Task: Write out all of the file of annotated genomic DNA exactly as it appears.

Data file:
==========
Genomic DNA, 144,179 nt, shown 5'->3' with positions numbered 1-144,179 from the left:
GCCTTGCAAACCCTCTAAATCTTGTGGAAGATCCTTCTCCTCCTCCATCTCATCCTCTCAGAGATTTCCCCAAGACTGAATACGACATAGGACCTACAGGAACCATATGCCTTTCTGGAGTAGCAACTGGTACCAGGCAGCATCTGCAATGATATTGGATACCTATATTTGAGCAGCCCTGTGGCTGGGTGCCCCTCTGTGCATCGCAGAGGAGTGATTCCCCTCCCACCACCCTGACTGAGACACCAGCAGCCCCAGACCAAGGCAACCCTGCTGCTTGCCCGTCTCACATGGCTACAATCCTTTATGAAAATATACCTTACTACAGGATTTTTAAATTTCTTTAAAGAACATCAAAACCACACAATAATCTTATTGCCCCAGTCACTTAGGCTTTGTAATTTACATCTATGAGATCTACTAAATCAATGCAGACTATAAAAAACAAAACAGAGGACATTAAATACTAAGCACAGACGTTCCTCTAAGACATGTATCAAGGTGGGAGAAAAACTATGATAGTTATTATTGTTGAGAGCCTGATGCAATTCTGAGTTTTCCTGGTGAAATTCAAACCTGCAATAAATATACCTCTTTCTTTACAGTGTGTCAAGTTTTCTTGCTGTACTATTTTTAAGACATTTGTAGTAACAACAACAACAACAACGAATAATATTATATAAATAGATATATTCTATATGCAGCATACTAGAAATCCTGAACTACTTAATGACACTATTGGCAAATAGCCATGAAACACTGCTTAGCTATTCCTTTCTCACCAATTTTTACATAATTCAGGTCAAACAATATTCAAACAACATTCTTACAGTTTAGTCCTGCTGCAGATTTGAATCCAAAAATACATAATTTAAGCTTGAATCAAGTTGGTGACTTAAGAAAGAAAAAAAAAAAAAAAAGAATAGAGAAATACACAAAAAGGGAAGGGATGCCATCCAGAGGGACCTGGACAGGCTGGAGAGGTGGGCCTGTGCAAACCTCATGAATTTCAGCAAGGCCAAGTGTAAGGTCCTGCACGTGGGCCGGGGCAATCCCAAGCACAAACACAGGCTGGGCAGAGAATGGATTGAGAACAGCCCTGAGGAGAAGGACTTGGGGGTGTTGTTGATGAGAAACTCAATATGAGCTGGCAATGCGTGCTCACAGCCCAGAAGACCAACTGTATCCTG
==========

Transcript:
Genomic DNA, 144,179 nt, shown 5'->3' with positions numbered 1-144,179 from the left:
GCCTTGCAAACCCTCTAAATCTTGTGGAAGATCCTTCTCCTCCTCCATCTCATCCTCTCAGAGATTTCCCCAAGACTGAATACGACATAGGACCTACAGGAACCATATGCCTTTCTGGAGTAGCAACTGGTACCAGGCAGCATCTGCAATGATATTGGATACCTATATTTGAGCAGCCCTGTGGCTGGGTGCCCCTCTGTGCATCGCAGAGGAGTGATTCCCCTCCCACCACCCTGACTGAGACACCAGCAGCCCCAGACCAAGGCAACCCTGCTGCTTGCCCGTCTCACATGGCTACAATCCTTTATGAAAATATACCTTACTACAGGATTTTTAAATTTCTTTAAAGAACATCAAAACCACACAATAATCTTATTGCCCCAGTCACTTAGGCTTTGTAATTTACATCTATGAGATCTACTAAATCAATGCAGACTATAAAAAACAAAACAGAGGACATTAAATACTAAGCACAGACGTTCCTCTAAGACATGTATCAAGGTGGGAGAAAAACTATGATAGTTATTATTGTTGAGAGCCTGATGCAATTCTGAGTTTTCCTGGTGAAATTCAAACCTGCAATAAATATACCTCTTTCTTTACAGTGTGTCAAGTTTTCTTGCTGTACTATTTTTAAGACATTTGTAGTAACAACAACAACAACAACGAATAATATTATATAAATAGATATATTCTATATGCAGCATACTAGAAATCCTGAACTACTTAATGACACTATTGGCAAATAGCCATGAAACACTGCTTAGCTATTCCTTTCTCACCAATTTTTACATAATTCAGGTCAAACAATATTCAAACAACATTCTTACAGTTTAGTCCTGCTGCAGATTTGAATCCAAAAATACATAATTTAAGCTTGAATCAAGTTGGTGACTTAAGAAAGAAAAAAAAAAAAAAAAGAATAGAGAAATACACAAAAAGGGAAGGGATGCCATCCAGAGGGACCTGGACAGGCTGGAGAGGTGGGCCTGTGCAAACCTCATGAATTTCAGCAAGGCCAAGTGTAAGGTCCTGCACGTGGGCCGGGGCAATCCCAAGCACAAACACAGGCTGGGCAGAGAATGGATTGAGAACAGCCCTGAGGAGAAGGACTTGGGGGTGTTGTTGATGAGAAACTCAATATGAGCTGGCAATGCGTGCTCACAGCCCAGAAGACCAACTGTATCCTG